Canadians view Egyptian revelry with skepticism

Unbridled joy in Cairo doesn't make the trip overseas

(Hassan Ammar/AP)

Usually, when a mass of people is celebrating, shooting fireworks into the night sky, and waving countless flags that blanket an entire public square, there’s no reason to question their enthusiasm. Usually, when so many people are so happy, it’s for good reason. Today, as deliriously joyful Egyptians fill the world’s front pages, the Canadian view isn’t so celebratory.

The Globe and Mail‘s Patrick Martin writes that Egypt, once a “crucible of hope” for world leaders, is now simply a failed democracy. The National Post‘s banner headline warns that Democracy is “in doubt,” a not unfair assessment of a country ruled in the interim by a constitutional jurist sworn in after the army forced out former president Mohamed Morsi. The Toronto Star‘s editorialists caution that Egyptians “have little cause to celebrate,” and that the hope sprung from the Arab spring was “sadly wasted.”

Sombre words from a skeptical press, unconvinced that Egyptians have chosen the right path.

Maclean’s senior writer Michael Petrou is among the skeptics. “Until this week it would have been difficult, if not impossible, for me to conceive of a situation in which I found myself siding with the Muslim Brotherhood,” he writes, before laying out exactly why he opposes the ouster of Mohamed Morsi.

Join Petrou for a live chat today at noon, when he’ll talk about the unrest and uncertainty in Egypt. If you have questions, don’t wait until noon. Head over to the chat and post your questions now.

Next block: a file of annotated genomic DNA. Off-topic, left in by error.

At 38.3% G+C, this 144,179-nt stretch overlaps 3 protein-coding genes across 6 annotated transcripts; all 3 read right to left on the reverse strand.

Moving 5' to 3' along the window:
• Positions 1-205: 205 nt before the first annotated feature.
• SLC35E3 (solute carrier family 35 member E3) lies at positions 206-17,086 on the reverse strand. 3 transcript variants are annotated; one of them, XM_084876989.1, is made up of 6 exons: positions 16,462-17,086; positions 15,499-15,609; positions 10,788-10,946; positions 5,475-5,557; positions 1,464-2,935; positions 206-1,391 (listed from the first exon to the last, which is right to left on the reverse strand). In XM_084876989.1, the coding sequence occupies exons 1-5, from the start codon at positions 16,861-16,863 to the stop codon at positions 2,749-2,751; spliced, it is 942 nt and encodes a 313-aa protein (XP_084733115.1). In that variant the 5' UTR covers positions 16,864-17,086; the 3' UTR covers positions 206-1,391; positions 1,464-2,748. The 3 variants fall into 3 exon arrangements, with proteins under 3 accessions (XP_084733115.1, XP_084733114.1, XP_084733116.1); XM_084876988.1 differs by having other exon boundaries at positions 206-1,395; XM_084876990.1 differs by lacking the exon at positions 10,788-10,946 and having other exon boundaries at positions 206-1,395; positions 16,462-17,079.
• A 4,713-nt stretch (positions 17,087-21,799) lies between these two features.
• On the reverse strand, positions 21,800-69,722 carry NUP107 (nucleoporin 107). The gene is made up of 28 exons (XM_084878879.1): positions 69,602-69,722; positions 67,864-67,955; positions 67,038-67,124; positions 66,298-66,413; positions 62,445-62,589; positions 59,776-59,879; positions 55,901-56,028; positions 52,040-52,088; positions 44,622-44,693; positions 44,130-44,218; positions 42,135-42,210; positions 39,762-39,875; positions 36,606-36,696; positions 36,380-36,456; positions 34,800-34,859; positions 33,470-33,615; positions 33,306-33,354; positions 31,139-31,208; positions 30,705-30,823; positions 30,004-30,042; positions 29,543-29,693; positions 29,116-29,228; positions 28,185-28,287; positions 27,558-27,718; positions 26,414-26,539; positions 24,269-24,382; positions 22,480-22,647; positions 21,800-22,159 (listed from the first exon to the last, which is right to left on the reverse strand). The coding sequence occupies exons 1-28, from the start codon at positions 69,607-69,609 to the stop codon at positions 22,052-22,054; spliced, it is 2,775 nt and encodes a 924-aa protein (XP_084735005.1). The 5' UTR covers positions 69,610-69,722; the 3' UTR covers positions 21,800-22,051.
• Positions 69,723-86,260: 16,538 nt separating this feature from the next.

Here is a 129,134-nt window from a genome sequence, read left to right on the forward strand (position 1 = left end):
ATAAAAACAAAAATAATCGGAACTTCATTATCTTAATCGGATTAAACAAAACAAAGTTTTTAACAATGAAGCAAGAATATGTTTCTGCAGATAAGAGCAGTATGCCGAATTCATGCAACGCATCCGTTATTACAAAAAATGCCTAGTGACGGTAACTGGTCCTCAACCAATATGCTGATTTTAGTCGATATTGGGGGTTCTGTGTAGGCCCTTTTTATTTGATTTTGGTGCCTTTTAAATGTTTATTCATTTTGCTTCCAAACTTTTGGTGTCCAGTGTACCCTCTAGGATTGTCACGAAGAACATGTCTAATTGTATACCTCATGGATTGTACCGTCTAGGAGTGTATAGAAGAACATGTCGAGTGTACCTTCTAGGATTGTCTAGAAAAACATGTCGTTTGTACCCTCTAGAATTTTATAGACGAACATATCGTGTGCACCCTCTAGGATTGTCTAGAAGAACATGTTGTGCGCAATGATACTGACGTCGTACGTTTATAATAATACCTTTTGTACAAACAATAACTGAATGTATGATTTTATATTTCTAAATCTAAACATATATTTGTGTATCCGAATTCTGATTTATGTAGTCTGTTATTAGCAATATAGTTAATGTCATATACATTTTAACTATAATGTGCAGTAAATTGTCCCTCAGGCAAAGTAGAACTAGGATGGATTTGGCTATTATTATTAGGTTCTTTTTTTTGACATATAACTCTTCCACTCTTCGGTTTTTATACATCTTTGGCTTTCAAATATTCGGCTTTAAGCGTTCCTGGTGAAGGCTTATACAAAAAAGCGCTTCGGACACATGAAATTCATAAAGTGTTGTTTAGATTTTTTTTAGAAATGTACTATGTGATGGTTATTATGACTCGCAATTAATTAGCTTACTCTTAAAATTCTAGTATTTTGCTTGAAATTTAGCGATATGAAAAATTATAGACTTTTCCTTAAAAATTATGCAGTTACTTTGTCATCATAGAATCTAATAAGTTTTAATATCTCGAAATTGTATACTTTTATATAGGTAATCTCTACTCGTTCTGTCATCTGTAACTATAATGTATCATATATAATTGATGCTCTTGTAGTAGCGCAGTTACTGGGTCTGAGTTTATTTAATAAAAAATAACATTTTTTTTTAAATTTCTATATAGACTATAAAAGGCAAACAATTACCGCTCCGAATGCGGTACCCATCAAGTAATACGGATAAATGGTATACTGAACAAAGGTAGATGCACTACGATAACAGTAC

What’s above the fold this morning?

The Globe and Mail leads with former Egyptian president Mohamed Morsi’s ouster. The National Post fronts democracy’s uncertain future in Egypt. The Toronto Star goes above the fold with Morsi’s rejection of his removal as a “complete military coup.” The Ottawa Citizen leads with the unbridled joy in the streets of Cairo. iPolitics fronts negotiations between Canada and the United States related to an American law that forces foreign banks to disclose information about American accounts. leads with Adly Mansour, the leader of Egypt’s Supreme Constitutional Court, being sworn in as interim president. CTV News leads with Mansour’s praise for mass protests. National Newswatch showcases a CTV News poll that says 30 per cent of Canadian voters want to re-elect the Conservative government.

Stories that will be (mostly) missed

1. Hassan Diab. Human rights groups are intervening in the extradition of the man accused of bombing a Paris synagogue, arguing evidence against him may have been obtained via torture. 2. Housing. The market for homes priced just under $1 million is booming, thanks to federal rules that make it impossible to acquire mortgage-backed insurance for seven-figure homes.
3. Abuse. The federal NDP wants the government to release a ream of documents related to abuse at a northern Ontario residential school—files that are key to ongoing claims by former residents. 4. Guns. The RCMP handed confiscated guns over to their owners in High River, Alta., the flood-ravaged town where police collected hundreds of gnus that weren’t properly secured inside homes.
5. Sochi. Chechen rebel leader Doku Umarov urged his militant followers to “do their utmost to derail” the Sochi Olympics, a reversal of his previous calls to avoid civilian casualties. 6. Belgium. King Albert II will give up the throne to his son, Prince Philippe, on July 21. The 79-year-old is in ill health and also dogged by claims that he fathered an illegitimate daughter.

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